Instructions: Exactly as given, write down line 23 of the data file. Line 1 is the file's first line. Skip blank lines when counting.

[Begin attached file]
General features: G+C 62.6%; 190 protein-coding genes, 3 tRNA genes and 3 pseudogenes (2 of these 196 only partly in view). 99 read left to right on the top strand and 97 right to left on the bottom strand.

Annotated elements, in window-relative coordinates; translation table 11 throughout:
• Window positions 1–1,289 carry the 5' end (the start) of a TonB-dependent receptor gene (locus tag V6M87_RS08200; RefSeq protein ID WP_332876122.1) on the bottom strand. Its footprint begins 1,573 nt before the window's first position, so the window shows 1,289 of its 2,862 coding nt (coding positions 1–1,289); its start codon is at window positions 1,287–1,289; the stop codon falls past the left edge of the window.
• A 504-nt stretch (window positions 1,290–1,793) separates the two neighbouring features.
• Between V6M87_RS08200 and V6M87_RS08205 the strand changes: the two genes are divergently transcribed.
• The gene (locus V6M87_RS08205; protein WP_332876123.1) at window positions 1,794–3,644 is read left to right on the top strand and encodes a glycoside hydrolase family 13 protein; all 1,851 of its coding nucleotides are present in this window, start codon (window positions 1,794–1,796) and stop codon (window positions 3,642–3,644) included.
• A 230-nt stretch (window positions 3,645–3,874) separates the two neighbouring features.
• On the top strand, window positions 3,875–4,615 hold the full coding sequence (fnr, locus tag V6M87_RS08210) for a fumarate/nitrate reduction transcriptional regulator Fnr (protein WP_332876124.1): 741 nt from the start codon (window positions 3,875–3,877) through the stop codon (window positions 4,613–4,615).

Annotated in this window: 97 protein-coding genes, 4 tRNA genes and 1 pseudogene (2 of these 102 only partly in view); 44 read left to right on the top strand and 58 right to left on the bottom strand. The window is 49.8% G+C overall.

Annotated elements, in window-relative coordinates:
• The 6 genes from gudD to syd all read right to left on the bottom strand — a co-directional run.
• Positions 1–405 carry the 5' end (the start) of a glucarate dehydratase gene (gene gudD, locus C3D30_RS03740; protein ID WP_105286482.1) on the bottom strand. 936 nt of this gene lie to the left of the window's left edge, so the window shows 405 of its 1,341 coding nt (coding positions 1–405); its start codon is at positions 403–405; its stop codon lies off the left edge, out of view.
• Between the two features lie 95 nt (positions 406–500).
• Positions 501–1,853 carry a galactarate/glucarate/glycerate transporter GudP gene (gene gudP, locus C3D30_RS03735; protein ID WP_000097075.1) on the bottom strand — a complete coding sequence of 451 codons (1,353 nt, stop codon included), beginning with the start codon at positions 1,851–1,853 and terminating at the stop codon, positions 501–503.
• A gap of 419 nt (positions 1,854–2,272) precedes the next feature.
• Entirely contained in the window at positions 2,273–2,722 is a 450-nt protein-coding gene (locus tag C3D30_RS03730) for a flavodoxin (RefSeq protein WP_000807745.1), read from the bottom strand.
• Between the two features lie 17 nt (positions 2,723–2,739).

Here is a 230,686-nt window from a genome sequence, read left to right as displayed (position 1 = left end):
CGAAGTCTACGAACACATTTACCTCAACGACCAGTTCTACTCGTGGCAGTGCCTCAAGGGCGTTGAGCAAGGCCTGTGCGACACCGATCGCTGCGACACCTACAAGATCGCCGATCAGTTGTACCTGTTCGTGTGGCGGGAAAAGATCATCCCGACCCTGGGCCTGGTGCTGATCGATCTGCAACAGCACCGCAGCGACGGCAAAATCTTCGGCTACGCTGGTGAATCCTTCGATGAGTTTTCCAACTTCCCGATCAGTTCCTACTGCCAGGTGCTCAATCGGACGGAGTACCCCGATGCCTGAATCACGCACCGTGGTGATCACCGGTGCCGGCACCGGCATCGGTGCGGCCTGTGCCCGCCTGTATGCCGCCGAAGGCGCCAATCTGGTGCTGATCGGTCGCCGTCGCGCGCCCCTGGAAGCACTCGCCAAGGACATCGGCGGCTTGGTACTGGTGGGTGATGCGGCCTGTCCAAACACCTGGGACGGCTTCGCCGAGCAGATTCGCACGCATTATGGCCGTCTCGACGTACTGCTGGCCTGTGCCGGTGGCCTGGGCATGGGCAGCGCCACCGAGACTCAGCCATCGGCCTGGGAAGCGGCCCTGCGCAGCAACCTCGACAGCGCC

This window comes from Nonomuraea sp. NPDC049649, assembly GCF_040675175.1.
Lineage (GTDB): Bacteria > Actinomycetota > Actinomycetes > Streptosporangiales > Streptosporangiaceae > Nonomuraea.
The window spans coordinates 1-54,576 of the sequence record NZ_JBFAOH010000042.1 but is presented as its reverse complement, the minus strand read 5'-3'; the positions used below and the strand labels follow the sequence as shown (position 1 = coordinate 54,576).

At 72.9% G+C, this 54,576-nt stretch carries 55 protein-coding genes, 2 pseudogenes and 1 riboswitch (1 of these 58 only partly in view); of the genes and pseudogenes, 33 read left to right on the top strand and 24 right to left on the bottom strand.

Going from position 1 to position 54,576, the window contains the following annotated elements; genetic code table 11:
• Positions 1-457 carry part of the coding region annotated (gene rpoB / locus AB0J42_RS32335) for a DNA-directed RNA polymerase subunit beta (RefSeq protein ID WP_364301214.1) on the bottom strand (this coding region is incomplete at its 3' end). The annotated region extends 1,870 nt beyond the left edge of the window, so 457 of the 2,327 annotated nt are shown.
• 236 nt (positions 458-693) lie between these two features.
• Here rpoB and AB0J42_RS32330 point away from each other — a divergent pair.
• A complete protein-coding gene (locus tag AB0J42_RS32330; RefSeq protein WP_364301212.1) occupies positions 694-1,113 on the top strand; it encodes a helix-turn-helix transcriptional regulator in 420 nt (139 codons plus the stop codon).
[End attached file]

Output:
At 72.9% G+C, this 54,576-nt stretch carries 55 protein-coding genes, 2 pseudogenes and 1 riboswitch (1 of these 58 only partly in view); of the genes and pseudogenes, 33 read left to right on the top strand and 24 right to left on the bottom strand.